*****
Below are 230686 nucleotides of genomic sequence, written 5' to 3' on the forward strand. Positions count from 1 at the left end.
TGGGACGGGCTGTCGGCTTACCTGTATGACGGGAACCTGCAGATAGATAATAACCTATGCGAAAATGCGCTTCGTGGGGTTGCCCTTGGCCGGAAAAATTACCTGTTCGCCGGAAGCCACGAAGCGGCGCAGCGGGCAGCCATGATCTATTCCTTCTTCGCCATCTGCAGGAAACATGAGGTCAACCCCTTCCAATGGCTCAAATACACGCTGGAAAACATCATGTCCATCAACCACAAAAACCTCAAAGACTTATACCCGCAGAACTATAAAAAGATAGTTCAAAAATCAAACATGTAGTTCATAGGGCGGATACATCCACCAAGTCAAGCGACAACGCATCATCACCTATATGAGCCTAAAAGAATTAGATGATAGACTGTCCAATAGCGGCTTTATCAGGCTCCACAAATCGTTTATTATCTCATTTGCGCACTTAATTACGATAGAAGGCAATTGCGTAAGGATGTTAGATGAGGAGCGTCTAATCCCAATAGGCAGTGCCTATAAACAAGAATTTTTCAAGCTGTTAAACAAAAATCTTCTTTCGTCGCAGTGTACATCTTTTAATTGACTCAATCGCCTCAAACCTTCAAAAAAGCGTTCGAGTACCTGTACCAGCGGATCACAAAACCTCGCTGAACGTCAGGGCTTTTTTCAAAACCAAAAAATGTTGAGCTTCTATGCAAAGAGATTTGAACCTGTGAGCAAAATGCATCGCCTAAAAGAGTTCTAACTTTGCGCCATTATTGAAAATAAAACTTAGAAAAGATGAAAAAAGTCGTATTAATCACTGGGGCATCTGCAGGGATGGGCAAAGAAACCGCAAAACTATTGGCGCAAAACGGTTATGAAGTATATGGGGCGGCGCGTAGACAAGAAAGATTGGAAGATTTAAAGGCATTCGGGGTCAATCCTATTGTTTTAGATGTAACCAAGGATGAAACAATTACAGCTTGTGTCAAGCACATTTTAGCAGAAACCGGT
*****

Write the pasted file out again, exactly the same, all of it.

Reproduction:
Below are 230686 nucleotides of genomic sequence, written 5' to 3' on the forward strand. Positions count from 1 at the left end.
TGGGACGGGCTGTCGGCTTACCTGTATGACGGGAACCTGCAGATAGATAATAACCTATGCGAAAATGCGCTTCGTGGGGTTGCCCTTGGCCGGAAAAATTACCTGTTCGCCGGAAGCCACGAAGCGGCGCAGCGGGCAGCCATGATCTATTCCTTCTTCGCCATCTGCAGGAAACATGAGGTCAACCCCTTCCAATGGCTCAAATACACGCTGGAAAACATCATGTCCATCAACCACAAAAACCTCAAAGACTTATACCCGCAGAACTATAAAAAGATAGTTCAAAAATCAAACATGTAGTTCATAGGGCGGATACATCCACCAAGTCAAGCGACAACGCATCATCACCTATATGAGCCTAAAAGAATTAGATGATAGACTGTCCAATAGCGGCTTTATCAGGCTCCACAAATCGTTTATTATCTCATTTGCGCACTTAATTACGATAGAAGGCAATTGCGTAAGGATGTTAGATGAGGAGCGTCTAATCCCAATAGGCAGTGCCTATAAACAAGAATTTTTCAAGCTGTTAAACAAAAATCTTCTTTCGTCGCAGTGTACATCTTTTAATTGACTCAATCGCCTCAAACCTTCAAAAAAGCGTTCGAGTACCTGTACCAGCGGATCACAAAACCTCGCTGAACGTCAGGGCTTTTTTCAAAACCAAAAAATGTTGAGCTTCTATGCAAAGAGATTTGAACCTGTGAGCAAAATGCATCGCCTAAAAGAGTTCTAACTTTGCGCCATTATTGAAAATAAAACTTAGAAAAGATGAAAAAAGTCGTATTAATCACTGGGGCATCTGCAGGGATGGGCAAAGAAACCGCAAAACTATTGGCGCAAAACGGTTATGAAGTATATGGGGCGGCGCGTAGACAAGAAAGATTGGAAGATTTAAAGGCATTCGGGGTCAATCCTATTGTTTTAGATGTAACCAAGGATGAAACAATTACAGCTTGTGTCAAGCACATTTTAGCAGAAACCGGT